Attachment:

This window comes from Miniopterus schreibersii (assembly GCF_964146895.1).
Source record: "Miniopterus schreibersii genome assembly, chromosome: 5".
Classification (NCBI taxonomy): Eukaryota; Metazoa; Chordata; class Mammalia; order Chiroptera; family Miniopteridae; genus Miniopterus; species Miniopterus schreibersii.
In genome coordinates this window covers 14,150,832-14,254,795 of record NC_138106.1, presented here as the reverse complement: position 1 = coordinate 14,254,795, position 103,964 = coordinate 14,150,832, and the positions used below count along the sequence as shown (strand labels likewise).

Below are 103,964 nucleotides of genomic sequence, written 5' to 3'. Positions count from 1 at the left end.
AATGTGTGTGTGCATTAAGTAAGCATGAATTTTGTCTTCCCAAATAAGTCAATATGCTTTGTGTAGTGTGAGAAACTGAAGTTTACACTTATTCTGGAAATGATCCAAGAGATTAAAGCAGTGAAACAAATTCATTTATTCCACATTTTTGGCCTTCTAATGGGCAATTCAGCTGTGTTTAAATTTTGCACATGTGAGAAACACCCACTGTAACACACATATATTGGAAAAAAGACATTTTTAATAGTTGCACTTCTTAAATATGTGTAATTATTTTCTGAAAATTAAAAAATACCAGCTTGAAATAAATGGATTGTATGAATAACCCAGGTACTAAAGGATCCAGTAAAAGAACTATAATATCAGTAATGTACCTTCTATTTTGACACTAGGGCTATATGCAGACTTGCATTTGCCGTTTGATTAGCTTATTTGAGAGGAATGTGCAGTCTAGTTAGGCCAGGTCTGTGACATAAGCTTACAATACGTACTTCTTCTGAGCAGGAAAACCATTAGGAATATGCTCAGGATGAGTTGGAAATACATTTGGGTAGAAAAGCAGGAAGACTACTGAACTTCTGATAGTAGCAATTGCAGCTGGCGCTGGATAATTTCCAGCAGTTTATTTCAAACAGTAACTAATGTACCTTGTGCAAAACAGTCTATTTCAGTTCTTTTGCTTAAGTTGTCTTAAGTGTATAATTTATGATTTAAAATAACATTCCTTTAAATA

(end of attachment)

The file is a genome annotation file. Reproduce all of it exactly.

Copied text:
This window comes from Miniopterus schreibersii (assembly GCF_964146895.1).
Source record: "Miniopterus schreibersii genome assembly, chromosome: 5".
Classification (NCBI taxonomy): Eukaryota; Metazoa; Chordata; class Mammalia; order Chiroptera; family Miniopteridae; genus Miniopterus; species Miniopterus schreibersii.
In genome coordinates this window covers 14,150,832-14,254,795 of record NC_138106.1, presented here as the reverse complement: position 1 = coordinate 14,254,795, position 103,964 = coordinate 14,150,832, and the positions used below count along the sequence as shown (strand labels likewise).

Below are 103,964 nucleotides of genomic sequence, written 5' to 3'. Positions count from 1 at the left end.
AATGTGTGTGTGCATTAAGTAAGCATGAATTTTGTCTTCCCAAATAAGTCAATATGCTTTGTGTAGTGTGAGAAACTGAAGTTTACACTTATTCTGGAAATGATCCAAGAGATTAAAGCAGTGAAACAAATTCATTTATTCCACATTTTTGGCCTTCTAATGGGCAATTCAGCTGTGTTTAAATTTTGCACATGTGAGAAACACCCACTGTAACACACATATATTGGAAAAAAGACATTTTTAATAGTTGCACTTCTTAAATATGTGTAATTATTTTCTGAAAATTAAAAAATACCAGCTTGAAATAAATGGATTGTATGAATAACCCAGGTACTAAAGGATCCAGTAAAAGAACTATAATATCAGTAATGTACCTTCTATTTTGACACTAGGGCTATATGCAGACTTGCATTTGCCGTTTGATTAGCTTATTTGAGAGGAATGTGCAGTCTAGTTAGGCCAGGTCTGTGACATAAGCTTACAATACGTACTTCTTCTGAGCAGGAAAACCATTAGGAATATGCTCAGGATGAGTTGGAAATACATTTGGGTAGAAAAGCAGGAAGACTACTGAACTTCTGATAGTAGCAATTGCAGCTGGCGCTGGATAATTTCCAGCAGTTTATTTCAAACAGTAACTAATGTACCTTGTGCAAAACAGTCTATTTCAGTTCTTTTGCTTAAGTTGTCTTAAGTGTATAATTTATGATTTAAAATAACATTCCTTTAAATA